Hearing the news that Justice Antonin Scalia died came as a surprise. It made me think of the impact he had – on the nation as a whole and on me. As a young law school student, I was presented with several methods of interpreting the US Constitution. Scalia’s way of explaining his method was persuasive to me. I liked that the method he advocated wasn’t driven by what is popular or by current fads or trends. He would say it is the only method that can withstand the test of time. He was a textualist. I think it is worth letting him explain in his own words what that means:
I am first of all a textualist, and secondly an originalist. If you are a textualist, you don’t care about the intent, and I don’t care if the Framers of the U.S. Constitution had some secret meaning in mind when they adopted its words. I take the words as they were promulgated to the people of the United States, and what is the fairly understood meaning of those words. [Source: Antonin Scalia, Judicial Adherence to the Text of our Basic Law: A Theory of Constitutional Interpretation, 1996].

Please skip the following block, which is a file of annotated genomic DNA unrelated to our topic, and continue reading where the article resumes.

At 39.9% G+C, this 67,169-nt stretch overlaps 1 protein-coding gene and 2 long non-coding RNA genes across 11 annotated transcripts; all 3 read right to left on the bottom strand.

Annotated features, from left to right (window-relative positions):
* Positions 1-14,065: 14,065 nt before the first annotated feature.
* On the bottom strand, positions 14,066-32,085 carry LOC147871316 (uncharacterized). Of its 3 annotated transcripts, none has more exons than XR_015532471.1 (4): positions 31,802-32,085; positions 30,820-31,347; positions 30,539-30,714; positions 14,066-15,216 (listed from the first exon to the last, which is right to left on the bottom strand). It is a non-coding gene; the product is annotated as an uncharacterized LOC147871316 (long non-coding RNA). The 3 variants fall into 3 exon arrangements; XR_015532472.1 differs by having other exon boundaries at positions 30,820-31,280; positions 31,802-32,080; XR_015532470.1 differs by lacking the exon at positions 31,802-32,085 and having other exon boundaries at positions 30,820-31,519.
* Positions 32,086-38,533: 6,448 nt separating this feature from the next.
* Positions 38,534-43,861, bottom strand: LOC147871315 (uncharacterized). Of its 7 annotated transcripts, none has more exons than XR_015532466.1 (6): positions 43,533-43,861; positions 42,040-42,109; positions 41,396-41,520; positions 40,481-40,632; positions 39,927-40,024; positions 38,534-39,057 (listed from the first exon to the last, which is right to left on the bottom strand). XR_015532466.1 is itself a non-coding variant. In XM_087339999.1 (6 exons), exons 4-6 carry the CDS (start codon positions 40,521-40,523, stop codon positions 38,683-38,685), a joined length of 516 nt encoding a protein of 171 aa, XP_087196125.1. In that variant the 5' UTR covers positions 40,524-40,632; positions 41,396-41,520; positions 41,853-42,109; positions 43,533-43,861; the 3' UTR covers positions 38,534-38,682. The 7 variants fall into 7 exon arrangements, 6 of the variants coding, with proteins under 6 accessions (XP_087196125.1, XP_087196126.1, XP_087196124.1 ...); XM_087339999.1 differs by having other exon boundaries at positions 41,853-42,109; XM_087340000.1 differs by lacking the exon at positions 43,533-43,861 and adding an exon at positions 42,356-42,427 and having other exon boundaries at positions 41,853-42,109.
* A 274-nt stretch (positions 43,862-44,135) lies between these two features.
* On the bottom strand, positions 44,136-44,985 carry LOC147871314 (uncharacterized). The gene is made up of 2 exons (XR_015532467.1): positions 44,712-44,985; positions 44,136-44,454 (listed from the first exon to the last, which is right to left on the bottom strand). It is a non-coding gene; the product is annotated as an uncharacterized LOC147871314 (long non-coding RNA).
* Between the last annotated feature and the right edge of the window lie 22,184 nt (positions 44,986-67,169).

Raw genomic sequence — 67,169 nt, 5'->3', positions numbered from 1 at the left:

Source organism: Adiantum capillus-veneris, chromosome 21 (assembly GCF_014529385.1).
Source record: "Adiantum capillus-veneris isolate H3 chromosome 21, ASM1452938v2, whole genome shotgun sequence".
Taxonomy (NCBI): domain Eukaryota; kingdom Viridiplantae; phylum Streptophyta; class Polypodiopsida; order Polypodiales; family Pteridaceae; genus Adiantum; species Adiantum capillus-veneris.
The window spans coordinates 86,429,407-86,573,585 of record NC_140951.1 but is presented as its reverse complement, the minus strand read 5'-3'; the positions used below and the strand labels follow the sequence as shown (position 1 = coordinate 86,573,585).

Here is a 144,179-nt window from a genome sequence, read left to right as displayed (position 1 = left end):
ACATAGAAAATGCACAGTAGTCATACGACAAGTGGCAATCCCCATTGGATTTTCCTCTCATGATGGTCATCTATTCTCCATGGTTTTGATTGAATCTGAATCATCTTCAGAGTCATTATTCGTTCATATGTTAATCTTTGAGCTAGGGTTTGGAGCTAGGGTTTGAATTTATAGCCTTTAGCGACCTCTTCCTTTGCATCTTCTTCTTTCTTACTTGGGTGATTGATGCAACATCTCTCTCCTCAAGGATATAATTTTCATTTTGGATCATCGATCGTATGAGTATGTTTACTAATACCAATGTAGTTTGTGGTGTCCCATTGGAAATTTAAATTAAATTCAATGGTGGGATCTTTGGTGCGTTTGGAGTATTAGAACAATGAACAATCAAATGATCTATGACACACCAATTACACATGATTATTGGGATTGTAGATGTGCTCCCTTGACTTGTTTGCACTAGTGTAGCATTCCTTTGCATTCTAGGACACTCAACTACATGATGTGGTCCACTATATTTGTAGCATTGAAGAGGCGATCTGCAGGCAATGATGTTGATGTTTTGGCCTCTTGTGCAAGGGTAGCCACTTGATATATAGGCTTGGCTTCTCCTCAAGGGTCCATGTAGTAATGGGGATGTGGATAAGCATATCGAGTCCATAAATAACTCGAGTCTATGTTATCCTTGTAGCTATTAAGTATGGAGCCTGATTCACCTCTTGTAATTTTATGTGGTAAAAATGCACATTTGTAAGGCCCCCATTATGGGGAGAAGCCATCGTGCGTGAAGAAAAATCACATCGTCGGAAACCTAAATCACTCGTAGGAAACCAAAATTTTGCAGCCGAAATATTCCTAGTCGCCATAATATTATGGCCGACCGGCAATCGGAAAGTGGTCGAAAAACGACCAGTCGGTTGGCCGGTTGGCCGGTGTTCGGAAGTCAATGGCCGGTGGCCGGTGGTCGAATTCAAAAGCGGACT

In 2015, he explained the danger of abandoning the text. Judges may have have good intent in abandoning the text – they may be doing what they feel is right. Yet, the result of abandoning the text is that it leaves judges free to legislate from the bench. The effect of which is robbing citizens of the right to govern themselves, via legislatures, rather than being governed by unelected judges.
“Today’s decree says that my Ruler, and the Ruler of 320 million Americans coast-to-coast, is a majority of the nine lawyers on the Supreme Court. The opinion in these cases is the furthest extension in fact— and the furthest extension one can even imagine—of the Court’s claimed power to create ‘liberties’ that the Constitution and its Amendments neglect to mention. This practice of constitutional revision by an unelected committee of nine, always accompanied (as it is today) by extravagant praise of liberty, robs the People of the most important liberty they asserted in the Declaration of Independence and won in the Revolution of 1776: the freedom to govern themselves.” [Obergefell v. Hodges, 2015]
Scalia: you will be missed.